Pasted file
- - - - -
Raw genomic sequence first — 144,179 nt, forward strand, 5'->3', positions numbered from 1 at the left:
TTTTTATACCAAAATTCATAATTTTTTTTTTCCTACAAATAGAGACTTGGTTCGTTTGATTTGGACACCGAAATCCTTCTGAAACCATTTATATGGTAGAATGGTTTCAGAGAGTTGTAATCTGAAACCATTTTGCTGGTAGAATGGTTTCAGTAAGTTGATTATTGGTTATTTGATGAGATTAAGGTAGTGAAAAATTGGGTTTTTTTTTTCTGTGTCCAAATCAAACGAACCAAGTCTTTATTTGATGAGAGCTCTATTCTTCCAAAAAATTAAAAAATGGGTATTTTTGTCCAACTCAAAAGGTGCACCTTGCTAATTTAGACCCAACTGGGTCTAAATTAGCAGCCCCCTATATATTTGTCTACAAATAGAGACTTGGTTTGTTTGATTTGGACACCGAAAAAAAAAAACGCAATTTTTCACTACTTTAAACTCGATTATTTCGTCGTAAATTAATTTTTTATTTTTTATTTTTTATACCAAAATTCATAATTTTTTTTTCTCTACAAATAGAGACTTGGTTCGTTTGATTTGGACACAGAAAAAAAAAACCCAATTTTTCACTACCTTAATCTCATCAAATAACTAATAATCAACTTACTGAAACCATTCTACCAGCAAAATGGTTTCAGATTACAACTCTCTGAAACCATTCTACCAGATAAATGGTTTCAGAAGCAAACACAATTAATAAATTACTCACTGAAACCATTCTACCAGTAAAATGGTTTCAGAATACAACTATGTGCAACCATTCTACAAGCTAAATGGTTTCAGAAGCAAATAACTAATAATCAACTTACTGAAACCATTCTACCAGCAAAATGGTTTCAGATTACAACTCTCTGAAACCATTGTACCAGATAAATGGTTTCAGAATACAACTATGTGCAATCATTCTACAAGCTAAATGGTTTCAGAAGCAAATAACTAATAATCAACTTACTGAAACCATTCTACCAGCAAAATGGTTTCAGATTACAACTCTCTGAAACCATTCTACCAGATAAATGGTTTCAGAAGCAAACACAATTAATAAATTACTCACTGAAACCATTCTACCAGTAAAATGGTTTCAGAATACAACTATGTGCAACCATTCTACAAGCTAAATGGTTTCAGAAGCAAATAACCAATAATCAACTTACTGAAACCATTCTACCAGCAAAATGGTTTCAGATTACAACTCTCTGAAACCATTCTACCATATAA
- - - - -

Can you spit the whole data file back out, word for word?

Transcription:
Raw genomic sequence first — 144,179 nt, forward strand, 5'->3', positions numbered from 1 at the left:
TTTTTATACCAAAATTCATAATTTTTTTTTTCCTACAAATAGAGACTTGGTTCGTTTGATTTGGACACCGAAATCCTTCTGAAACCATTTATATGGTAGAATGGTTTCAGAGAGTTGTAATCTGAAACCATTTTGCTGGTAGAATGGTTTCAGTAAGTTGATTATTGGTTATTTGATGAGATTAAGGTAGTGAAAAATTGGGTTTTTTTTTTCTGTGTCCAAATCAAACGAACCAAGTCTTTATTTGATGAGAGCTCTATTCTTCCAAAAAATTAAAAAATGGGTATTTTTGTCCAACTCAAAAGGTGCACCTTGCTAATTTAGACCCAACTGGGTCTAAATTAGCAGCCCCCTATATATTTGTCTACAAATAGAGACTTGGTTTGTTTGATTTGGACACCGAAAAAAAAAAACGCAATTTTTCACTACTTTAAACTCGATTATTTCGTCGTAAATTAATTTTTTATTTTTTATTTTTTATACCAAAATTCATAATTTTTTTTTCTCTACAAATAGAGACTTGGTTCGTTTGATTTGGACACAGAAAAAAAAAACCCAATTTTTCACTACCTTAATCTCATCAAATAACTAATAATCAACTTACTGAAACCATTCTACCAGCAAAATGGTTTCAGATTACAACTCTCTGAAACCATTCTACCAGATAAATGGTTTCAGAAGCAAACACAATTAATAAATTACTCACTGAAACCATTCTACCAGTAAAATGGTTTCAGAATACAACTATGTGCAACCATTCTACAAGCTAAATGGTTTCAGAAGCAAATAACTAATAATCAACTTACTGAAACCATTCTACCAGCAAAATGGTTTCAGATTACAACTCTCTGAAACCATTGTACCAGATAAATGGTTTCAGAATACAACTATGTGCAATCATTCTACAAGCTAAATGGTTTCAGAAGCAAATAACTAATAATCAACTTACTGAAACCATTCTACCAGCAAAATGGTTTCAGATTACAACTCTCTGAAACCATTCTACCAGATAAATGGTTTCAGAAGCAAACACAATTAATAAATTACTCACTGAAACCATTCTACCAGTAAAATGGTTTCAGAATACAACTATGTGCAACCATTCTACAAGCTAAATGGTTTCAGAAGCAAATAACCAATAATCAACTTACTGAAACCATTCTACCAGCAAAATGGTTTCAGATTACAACTCTCTGAAACCATTCTACCATATAA